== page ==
To be successful, pervasive computing requires a balance of computing, design, and business requirements to be considered throughout the design process. Achieving this synthesis requires a level of interdisciplinary design that is not present in current pervasive design tools. To understand the state of the art and provide insight to future tool designers, the purpose of this paper is to present a survey of design tools for pervasive computing and consider their ability to be used in interdisciplinary design.
The authors have performed a survey of tools covering many areas within pervasive computing and have evaluated the abilities of each tool with established metrics for pervasive design tools.
While the paper has found many design tools are available for constructive pervasive applications, few are suitable through all phases of the design cycle or useful across all the intended application domains of pervasive computing.
This survey provides an understanding of the state of pervasive design tools, with regards to interdisciplinary design, which has not previously been performed. Additionally, the authors provide evaluations of the pervasive tools when used in an interdisciplinary setting. These evaluations provide insight to key metrics and allow tool designers to understand the needs of their intended audience.
This research provides accounting-ethics authors and administrators with a benchmark for accounting-ethics research. While Bernardi and Bean (2010) considered publications…
This research provides accounting-ethics authors and administrators with a benchmark for accounting-ethics research. While Bernardi and Bean (2010) considered publications in business-ethics and accounting’s top-40 journals this study considers research in eight accounting-ethics and public-interest journals, as well as, 34 business-ethics journals. We analyzed the contents of our 42 journals for the 25-year period between 1991 through 2015. This research documents the continued growth (Bernardi & Bean, 2007) of accounting-ethics research in both accounting-ethics and business-ethics journals. We provide data on the top-10 ethics authors in each doctoral year group, the top-50 ethics authors over the most recent 10, 20, and 25 years, and a distribution among ethics scholars for these periods. For the 25-year timeframe, our data indicate that only 665 (274) of the 5,125 accounting PhDs/DBAs (13.0% and 5.4% respectively) in Canada and the United States had authored or co-authored one (more than one) ethics article.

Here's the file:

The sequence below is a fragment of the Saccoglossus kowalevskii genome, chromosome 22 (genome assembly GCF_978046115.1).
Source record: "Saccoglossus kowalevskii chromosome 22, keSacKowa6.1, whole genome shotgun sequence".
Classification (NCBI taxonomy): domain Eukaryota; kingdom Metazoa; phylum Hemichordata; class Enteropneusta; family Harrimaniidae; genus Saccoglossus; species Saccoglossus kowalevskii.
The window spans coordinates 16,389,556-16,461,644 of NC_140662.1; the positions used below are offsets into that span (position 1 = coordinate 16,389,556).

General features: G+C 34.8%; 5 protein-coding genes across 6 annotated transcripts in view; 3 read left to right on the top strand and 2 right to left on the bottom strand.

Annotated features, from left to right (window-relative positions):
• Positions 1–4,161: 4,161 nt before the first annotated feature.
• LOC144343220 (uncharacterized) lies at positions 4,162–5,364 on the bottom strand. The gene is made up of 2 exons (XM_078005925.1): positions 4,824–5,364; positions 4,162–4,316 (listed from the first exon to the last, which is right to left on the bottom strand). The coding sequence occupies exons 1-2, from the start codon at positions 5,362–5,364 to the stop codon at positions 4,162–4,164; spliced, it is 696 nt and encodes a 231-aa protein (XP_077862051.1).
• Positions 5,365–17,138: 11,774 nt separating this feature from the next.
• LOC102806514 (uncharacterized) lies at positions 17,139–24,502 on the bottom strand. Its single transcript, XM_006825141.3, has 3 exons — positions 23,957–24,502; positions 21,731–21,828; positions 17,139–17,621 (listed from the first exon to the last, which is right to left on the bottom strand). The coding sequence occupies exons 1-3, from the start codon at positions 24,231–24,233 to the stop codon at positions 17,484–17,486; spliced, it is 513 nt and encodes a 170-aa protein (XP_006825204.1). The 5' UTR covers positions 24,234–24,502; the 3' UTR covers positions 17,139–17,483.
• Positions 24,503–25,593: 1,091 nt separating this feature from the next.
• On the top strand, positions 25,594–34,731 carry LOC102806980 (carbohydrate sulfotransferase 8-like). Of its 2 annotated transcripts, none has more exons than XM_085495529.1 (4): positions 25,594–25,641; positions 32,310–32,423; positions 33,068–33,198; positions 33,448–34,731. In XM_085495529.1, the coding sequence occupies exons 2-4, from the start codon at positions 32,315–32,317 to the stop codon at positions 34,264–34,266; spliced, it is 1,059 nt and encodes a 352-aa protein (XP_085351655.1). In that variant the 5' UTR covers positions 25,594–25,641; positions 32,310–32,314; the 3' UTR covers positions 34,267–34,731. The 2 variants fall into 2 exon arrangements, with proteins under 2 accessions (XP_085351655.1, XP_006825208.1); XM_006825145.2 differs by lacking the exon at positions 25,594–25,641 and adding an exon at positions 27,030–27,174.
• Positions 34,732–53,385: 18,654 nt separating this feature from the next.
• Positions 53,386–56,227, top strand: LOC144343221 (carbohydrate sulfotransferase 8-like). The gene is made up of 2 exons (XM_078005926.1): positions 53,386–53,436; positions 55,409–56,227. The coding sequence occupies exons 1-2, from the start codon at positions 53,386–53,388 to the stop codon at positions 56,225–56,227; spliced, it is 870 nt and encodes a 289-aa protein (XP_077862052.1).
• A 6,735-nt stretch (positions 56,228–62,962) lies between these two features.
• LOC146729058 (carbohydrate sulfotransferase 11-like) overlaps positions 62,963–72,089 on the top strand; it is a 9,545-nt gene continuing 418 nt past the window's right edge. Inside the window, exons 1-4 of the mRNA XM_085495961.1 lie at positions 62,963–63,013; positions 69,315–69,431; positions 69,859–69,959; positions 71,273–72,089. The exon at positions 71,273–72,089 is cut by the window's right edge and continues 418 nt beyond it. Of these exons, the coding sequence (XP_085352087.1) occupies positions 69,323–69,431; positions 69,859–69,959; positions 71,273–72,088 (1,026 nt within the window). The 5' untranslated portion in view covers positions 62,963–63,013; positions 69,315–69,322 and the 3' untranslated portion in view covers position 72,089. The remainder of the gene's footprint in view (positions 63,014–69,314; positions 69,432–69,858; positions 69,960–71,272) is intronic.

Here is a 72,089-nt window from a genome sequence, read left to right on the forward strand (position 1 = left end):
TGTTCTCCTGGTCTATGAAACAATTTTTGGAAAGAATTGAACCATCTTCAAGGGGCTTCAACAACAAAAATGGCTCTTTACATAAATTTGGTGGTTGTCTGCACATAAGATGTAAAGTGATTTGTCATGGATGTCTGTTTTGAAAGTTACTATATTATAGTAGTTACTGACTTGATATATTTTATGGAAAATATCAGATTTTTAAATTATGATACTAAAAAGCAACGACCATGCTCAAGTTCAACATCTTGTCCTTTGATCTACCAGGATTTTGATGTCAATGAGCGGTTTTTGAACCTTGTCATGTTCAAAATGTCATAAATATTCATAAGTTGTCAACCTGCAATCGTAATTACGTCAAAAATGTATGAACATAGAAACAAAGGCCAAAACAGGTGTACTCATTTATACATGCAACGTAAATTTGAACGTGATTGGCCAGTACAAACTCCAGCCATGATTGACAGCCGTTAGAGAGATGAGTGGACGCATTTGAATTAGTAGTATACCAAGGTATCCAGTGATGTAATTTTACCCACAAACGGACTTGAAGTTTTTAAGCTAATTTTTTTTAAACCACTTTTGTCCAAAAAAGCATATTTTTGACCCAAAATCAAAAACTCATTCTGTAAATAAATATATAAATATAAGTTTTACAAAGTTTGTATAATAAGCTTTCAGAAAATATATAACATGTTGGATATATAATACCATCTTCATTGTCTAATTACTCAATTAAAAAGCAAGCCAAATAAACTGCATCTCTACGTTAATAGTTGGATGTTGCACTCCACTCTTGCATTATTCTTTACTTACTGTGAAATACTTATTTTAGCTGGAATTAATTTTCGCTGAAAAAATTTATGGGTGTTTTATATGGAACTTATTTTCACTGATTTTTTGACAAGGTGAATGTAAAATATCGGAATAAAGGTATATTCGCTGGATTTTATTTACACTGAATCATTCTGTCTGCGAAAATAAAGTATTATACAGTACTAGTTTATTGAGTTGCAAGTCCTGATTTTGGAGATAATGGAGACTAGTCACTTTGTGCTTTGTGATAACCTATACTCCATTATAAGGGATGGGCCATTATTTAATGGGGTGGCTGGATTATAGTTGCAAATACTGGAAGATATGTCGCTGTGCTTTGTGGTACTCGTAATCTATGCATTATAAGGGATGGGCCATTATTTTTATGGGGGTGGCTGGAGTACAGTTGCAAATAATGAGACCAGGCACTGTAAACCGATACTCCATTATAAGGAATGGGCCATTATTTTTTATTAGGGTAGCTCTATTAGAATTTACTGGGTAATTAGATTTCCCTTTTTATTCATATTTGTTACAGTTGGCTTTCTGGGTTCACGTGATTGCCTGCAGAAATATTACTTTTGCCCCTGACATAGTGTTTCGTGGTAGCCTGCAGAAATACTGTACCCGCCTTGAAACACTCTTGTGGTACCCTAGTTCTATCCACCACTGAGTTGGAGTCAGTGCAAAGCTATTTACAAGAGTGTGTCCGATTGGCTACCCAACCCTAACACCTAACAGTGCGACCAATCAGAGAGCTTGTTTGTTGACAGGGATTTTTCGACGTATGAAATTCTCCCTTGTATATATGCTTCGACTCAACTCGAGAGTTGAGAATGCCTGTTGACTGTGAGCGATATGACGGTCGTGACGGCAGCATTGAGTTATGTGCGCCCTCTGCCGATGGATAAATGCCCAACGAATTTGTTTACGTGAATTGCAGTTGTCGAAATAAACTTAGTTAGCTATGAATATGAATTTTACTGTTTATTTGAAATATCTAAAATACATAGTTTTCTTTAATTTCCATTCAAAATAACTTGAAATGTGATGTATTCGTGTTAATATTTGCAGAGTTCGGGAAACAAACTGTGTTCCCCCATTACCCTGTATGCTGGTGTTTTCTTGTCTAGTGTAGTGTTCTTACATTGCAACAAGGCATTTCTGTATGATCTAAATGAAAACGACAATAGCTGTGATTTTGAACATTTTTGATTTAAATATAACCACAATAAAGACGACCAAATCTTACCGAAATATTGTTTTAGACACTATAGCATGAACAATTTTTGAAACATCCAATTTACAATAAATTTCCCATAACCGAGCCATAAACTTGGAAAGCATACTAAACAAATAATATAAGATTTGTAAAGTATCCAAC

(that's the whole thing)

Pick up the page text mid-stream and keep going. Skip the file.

We review the state of the literature concerning work–family conflict in the military, focusing on service members’ parenting roles and overall family and child…
We review the state of the literature concerning work–family conflict in the military, focusing on service members’ parenting roles and overall family and child well-being. This includes recognition that for many women service members, parenting considerations often arise long before a child is born, thereby further complicating work–family conflict considerations in regard to gender-specific conflict factors such as pregnancy, childbirth, postpartum, and breastfeeding. Subsequently, we consider more gender-invariant conflict factors, such as the nature of the work itself as causing conflict for the service member as parent (e.g., nontraditional hours, long separations, and child care challenges) as well as for the child (e.g., irregular contact with parent, fear for parent’s safety, and frequent relocations), and the ramifications of such conflict on service member and child well-being. Finally, we review formalized support resources that are in place to mitigate negative effects of such conflict, and make recommendations to facilitate progress in research and practice moving forward.